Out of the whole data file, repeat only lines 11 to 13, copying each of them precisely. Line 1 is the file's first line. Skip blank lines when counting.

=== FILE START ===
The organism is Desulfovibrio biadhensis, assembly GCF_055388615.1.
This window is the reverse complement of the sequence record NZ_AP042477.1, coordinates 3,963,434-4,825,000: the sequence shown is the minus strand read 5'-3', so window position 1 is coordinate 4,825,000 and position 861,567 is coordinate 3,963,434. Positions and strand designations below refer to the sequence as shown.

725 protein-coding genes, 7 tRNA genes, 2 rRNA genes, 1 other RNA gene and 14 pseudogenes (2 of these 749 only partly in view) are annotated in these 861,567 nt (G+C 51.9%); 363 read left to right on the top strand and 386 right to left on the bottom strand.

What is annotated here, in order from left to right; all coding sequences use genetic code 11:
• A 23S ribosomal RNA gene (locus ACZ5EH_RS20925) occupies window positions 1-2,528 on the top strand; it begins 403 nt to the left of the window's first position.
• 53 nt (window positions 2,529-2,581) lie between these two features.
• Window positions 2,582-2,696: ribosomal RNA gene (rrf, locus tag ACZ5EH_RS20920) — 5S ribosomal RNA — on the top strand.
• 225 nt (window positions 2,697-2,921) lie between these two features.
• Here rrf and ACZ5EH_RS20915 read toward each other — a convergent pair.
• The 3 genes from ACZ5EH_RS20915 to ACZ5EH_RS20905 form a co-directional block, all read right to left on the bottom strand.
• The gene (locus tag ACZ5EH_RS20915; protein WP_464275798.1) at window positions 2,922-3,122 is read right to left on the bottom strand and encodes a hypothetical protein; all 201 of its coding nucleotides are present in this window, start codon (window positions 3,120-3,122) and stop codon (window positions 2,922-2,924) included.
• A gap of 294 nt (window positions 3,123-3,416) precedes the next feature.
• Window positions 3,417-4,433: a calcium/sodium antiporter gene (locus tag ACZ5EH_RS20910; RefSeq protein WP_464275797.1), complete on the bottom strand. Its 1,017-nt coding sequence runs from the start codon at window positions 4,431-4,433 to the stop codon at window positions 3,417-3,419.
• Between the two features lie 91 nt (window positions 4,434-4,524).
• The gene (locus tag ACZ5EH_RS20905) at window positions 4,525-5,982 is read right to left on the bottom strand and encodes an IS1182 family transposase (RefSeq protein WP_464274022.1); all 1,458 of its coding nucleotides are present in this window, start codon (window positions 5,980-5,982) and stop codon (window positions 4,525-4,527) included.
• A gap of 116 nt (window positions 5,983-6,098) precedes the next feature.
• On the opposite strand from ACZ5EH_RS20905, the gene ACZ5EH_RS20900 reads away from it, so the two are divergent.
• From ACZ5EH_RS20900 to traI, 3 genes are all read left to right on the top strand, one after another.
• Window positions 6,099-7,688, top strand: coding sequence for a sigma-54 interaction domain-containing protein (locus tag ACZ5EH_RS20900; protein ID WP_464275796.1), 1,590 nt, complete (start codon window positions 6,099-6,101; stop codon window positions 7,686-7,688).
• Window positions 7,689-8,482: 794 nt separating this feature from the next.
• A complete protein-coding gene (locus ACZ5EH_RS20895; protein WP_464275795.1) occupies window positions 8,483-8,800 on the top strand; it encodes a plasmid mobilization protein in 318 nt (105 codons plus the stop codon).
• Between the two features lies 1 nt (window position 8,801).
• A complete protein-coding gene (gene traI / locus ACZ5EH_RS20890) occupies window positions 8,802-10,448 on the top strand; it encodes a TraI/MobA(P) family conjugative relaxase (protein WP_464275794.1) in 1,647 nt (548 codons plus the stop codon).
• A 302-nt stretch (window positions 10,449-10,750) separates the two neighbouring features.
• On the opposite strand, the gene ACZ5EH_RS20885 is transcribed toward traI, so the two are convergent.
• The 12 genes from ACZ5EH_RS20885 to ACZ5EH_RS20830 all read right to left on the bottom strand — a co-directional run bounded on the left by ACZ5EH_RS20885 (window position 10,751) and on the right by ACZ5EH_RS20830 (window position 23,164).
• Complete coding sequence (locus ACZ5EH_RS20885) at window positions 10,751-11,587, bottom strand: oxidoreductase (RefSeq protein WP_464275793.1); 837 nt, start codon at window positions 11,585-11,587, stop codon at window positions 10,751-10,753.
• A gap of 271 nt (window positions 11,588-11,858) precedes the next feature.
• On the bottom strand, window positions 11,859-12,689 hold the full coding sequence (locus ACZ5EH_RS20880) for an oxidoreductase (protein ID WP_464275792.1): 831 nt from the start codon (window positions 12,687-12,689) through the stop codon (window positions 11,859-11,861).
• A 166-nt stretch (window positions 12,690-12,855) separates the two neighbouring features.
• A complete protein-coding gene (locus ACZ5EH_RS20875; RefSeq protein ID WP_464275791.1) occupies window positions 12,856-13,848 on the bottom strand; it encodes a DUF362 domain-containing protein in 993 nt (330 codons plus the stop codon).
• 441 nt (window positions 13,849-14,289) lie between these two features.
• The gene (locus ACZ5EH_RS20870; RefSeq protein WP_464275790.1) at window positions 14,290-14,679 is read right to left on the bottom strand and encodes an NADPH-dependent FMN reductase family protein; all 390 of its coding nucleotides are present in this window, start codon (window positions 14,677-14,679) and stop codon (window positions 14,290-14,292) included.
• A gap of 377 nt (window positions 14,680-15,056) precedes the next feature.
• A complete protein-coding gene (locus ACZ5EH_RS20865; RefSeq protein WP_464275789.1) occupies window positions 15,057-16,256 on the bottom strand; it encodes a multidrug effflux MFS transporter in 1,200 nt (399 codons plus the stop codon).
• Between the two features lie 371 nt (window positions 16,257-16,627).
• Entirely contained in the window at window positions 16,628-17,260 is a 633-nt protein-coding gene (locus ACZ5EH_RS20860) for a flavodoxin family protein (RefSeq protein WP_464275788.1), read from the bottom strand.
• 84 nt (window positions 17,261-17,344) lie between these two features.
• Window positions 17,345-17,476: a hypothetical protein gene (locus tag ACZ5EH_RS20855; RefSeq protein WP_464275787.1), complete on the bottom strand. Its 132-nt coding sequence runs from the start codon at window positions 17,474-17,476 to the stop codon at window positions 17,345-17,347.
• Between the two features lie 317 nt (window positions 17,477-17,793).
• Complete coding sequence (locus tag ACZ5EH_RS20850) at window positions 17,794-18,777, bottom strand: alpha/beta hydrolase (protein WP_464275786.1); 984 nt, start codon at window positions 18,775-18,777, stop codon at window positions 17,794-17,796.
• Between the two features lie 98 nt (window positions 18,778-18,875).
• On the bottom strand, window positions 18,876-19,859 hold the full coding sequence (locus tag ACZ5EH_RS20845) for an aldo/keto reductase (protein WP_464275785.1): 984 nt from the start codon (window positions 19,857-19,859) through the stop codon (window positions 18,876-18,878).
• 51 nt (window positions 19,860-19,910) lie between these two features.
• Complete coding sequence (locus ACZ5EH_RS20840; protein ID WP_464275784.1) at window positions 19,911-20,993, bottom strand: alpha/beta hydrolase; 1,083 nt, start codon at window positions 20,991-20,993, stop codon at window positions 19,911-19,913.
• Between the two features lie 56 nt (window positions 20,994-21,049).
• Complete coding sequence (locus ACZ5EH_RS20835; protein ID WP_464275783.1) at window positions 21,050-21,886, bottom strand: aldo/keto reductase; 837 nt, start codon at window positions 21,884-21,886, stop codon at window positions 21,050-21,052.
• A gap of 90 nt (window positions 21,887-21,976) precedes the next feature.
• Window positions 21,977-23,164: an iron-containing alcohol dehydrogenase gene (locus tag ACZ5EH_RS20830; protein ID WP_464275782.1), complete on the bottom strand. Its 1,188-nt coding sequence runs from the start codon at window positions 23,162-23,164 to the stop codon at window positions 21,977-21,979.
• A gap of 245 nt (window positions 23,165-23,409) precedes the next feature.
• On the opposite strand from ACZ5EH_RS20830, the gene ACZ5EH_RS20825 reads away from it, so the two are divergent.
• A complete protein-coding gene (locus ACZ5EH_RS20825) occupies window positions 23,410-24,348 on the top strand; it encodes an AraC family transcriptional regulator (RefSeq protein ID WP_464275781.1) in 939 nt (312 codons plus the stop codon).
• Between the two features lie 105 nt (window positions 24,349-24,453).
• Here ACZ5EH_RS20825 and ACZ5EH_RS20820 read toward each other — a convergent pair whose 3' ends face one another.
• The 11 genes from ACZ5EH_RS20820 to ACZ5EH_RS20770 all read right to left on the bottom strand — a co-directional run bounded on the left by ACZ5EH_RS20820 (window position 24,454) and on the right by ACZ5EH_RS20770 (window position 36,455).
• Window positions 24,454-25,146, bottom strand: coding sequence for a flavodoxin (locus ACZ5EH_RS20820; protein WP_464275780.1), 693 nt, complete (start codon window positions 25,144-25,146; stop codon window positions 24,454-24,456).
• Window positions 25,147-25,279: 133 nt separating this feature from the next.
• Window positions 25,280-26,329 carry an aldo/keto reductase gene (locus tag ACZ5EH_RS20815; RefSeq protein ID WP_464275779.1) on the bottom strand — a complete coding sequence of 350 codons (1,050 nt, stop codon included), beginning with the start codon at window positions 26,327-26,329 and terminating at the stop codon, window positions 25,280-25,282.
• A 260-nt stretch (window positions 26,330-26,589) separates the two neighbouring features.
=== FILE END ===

• The gene (locus tag ACZ5EH_RS20915; protein WP_464275798.1) at window positions 2,922-3,122 is read right to left on the bottom strand and encodes a hypothetical protein; all 201 of its coding nucleotides are present in this window, start codon (window positions 3,120-3,122) and stop codon (window positions 2,922-2,924) included.
• A gap of 294 nt (window positions 3,123-3,416) precedes the next feature.
• Window positions 3,417-4,433: a calcium/sodium antiporter gene (locus tag ACZ5EH_RS20910; RefSeq protein WP_464275797.1), complete on the bottom strand. Its 1,017-nt coding sequence runs from the start codon at window positions 4,431-4,433 to the stop codon at window positions 3,417-3,419.